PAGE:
By Mosibudi Mangena
I woke up on Wednesday morning, 27/08/2014, to the devastating news of the passing of Vuyisa Qunta the previous night at One Military Hospital in Tshwane. I knew he was ill but he and I had been discussing his trip back to his hometown of Cape Town after his release from hospital. We were looking forward to recuperation and a journey, not death.
Born in January 1949, he was not exactly a spring chicken anymore, but he was very health conscious and lived accordingly. Those of us who were close to him often got lectures from him, solicited or not, about how to look after our health.
Vuyisa joined the South African Students Organization (SASO), in the early seventies while a student at the University of Fort Hare. His political activities on campus and in Cape Town put him on a collision course with the oppressive state, forcing him into exile.
I first met him in Gaborone in the mid-eighties on his return from Australia where he had gone to study. We stayed in the same house and our children, who were more or less of the same age, played together. He was a doting father who loved his daughters to bits and would do almost anything for them.
Once in Botswana, he threw himself, body and soul, into the political and military activities of the Black Consciousness Movement of Azania (BCMA). Generally widely read and blessed with a formidable intellect, he was an asset in political discussions and the teaching of the younger members of our organization. He was a straight talker whose sharp tongue took no prisoners.
After undergoing military training, he became an important cog in the activities of the Azanian National Liberation Army (AZANLA), in Botswana. He was involved mainly in managing recruits, transporting them and fully trained soldiers, and delivering supplies to fighters in the mountains in the south of Botswana. Batswana detained him several times for his activities, and when their patience ran out, they expelled him from their country.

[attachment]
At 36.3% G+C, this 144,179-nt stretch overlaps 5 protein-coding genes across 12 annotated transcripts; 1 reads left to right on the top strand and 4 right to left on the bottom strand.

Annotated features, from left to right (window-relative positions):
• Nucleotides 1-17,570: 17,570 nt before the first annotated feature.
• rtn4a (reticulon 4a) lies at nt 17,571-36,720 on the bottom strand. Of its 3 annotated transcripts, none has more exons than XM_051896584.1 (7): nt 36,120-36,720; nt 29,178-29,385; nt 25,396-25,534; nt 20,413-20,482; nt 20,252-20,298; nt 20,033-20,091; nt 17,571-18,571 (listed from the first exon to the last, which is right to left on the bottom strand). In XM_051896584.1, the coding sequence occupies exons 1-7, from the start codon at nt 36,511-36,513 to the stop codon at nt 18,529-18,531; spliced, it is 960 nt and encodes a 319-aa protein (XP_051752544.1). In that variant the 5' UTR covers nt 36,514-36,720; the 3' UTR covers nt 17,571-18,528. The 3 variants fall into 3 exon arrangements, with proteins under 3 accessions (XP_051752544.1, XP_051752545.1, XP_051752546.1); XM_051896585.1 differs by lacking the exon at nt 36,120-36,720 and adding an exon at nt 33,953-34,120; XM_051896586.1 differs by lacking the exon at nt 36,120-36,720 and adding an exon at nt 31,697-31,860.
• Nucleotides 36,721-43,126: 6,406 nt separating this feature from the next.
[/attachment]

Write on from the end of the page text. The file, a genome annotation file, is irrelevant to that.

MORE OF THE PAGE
We arranged that he and his family move to Zimbabwe, where we once more lived in the same house in Harare. I chaired the Central Committee of the BCMA in which he served as Publicity Secretary.
In this position, it was his responsibility to produce and circulate Letsetse, a monthly mobilization publication, inside the country. A good writer with an excellent command of language, some of us were often dismayed by his “brutal” editing of articles we submitted to him for inclusion in Letsetse.
After our return from exile, he again served one term in the AZAPO Central Committee when I was president of the organization. He was an office bearer in the AZANLA Military Veterans Association (AZANLA MVA), and the South African Military Veterans Association (SAMVA).
Vuyisa had an overwhelming passion for rugby. He researched and produced two books on rugby in our country. He would regale some of us with countless rugby stories.
Qunta was an accomplished and dedicated patriot, not only for our country, but the entire continent. He once told me that Africans would never be completely free for as long as they prayed other people’s gods. Food for thought, isn’t it?
He was buried in Kwa-Langa, Cape Town on Saturday, 6th September, 2014.